With winter upon us and a week of very cold temperatures, many of the Rim lakes have iced over. Before the last cold spell, Willow Springs already had six inches of safe ice in the narrow coves on the back side of the lake.
This allowed a few hardy souls to make the 30-mile trip, cut a few holes and wet some line in a day of ice fishing. Over the years, a few locals have been ice fishing on the Rim lakes and have brought home a trout or two. When we think of ice fishing, it is usually associated with the northern tier of states, especially the upper Midwest.
Going back to my younger years, growing up in Iowa, I remember making the journey through snow with a bucket of fishing equipment. When you arrived at your favorite spot, you would rig up the very short rods and then use the bucket for a seat, sitting on the ice for an afternoon.
Bill Popelier and Greg Friestad did just that a week ago and had the experience of alpine ice fishing in Arizona on Willow Springs Lake.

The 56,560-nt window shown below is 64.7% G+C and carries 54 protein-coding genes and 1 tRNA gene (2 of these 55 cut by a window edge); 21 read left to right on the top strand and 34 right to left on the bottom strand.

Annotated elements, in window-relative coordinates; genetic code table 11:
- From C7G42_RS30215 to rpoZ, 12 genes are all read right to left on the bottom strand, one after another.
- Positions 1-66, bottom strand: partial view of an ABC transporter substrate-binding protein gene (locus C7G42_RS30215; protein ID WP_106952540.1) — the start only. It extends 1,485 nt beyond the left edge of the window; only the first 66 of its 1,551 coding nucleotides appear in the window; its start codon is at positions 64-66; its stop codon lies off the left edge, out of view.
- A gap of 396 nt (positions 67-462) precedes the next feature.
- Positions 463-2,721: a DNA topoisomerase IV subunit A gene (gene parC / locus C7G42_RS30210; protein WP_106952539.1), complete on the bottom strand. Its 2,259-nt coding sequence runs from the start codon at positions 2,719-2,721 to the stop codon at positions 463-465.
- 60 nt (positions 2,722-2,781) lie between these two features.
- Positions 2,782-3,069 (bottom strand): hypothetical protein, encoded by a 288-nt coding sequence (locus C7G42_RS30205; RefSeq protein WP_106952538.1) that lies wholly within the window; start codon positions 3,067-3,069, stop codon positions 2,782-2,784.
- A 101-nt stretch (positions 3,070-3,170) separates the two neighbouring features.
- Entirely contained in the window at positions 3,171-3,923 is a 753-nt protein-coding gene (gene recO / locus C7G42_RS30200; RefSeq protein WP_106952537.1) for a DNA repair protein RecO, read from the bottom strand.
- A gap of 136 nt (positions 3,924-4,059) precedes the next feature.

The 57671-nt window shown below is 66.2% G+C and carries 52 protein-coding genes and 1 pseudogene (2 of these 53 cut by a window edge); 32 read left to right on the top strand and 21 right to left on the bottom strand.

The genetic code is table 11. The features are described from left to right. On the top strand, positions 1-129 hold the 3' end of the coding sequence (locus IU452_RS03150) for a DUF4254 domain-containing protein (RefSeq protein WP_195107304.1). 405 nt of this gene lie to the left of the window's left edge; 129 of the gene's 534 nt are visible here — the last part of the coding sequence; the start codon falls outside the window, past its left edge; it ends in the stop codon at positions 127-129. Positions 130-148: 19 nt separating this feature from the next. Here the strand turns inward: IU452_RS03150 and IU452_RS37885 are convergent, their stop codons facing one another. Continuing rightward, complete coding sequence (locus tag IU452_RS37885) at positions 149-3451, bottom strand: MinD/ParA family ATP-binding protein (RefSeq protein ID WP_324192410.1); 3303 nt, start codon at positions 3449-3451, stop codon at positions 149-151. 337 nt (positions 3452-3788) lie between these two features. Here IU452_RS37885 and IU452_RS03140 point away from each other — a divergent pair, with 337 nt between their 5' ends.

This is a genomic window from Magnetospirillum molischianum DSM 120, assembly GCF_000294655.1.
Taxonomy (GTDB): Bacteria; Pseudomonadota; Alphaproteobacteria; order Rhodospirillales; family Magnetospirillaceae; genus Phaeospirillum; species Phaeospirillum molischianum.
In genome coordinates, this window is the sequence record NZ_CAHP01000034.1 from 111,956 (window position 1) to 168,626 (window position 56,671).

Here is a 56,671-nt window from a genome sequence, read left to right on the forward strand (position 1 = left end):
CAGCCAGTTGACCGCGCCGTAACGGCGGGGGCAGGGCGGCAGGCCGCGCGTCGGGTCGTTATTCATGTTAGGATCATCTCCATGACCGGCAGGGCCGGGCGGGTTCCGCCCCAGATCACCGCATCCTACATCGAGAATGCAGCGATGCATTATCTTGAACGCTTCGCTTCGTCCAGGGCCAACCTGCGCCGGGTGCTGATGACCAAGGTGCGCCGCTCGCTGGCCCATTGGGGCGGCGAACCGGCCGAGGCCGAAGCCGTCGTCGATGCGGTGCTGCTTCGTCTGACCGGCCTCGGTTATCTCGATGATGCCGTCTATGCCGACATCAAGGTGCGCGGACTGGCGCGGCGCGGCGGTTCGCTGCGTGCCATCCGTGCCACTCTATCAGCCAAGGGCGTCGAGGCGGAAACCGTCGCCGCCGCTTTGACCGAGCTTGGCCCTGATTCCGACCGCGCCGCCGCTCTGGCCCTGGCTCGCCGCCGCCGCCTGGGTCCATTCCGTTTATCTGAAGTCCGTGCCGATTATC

They traveled from Payson to the top of the Rim, which is an extra 200 feet in elevation, creating a dramatic climate change. This brings on winter sooner and allows for safe ice fishing during some years. They did bring home two limits of pan-sized rainbows for a fresh trout dinner.
There are three safety tips that should always be remembered and practiced when ice fishing in Arizona. A few warm days can change hard blue ice into weak slush and possible danger. Narrow coves create safer ice sooner. I prefer to stay in these locations and never go on the main body of the lake. Always go with a friend and have 100 feet of good rope in case of an emergency. Finally, dressing very warm is essential when the wind whips across that ice in subfreezing temperatures and the chill factor becomes very acute.
Arizona provides all kinds of outdoor activities. Ice fishing in the short Arizona winter is a bit out of the ordinary, but can be fun. This weekend enjoy the outdoors, God's creation.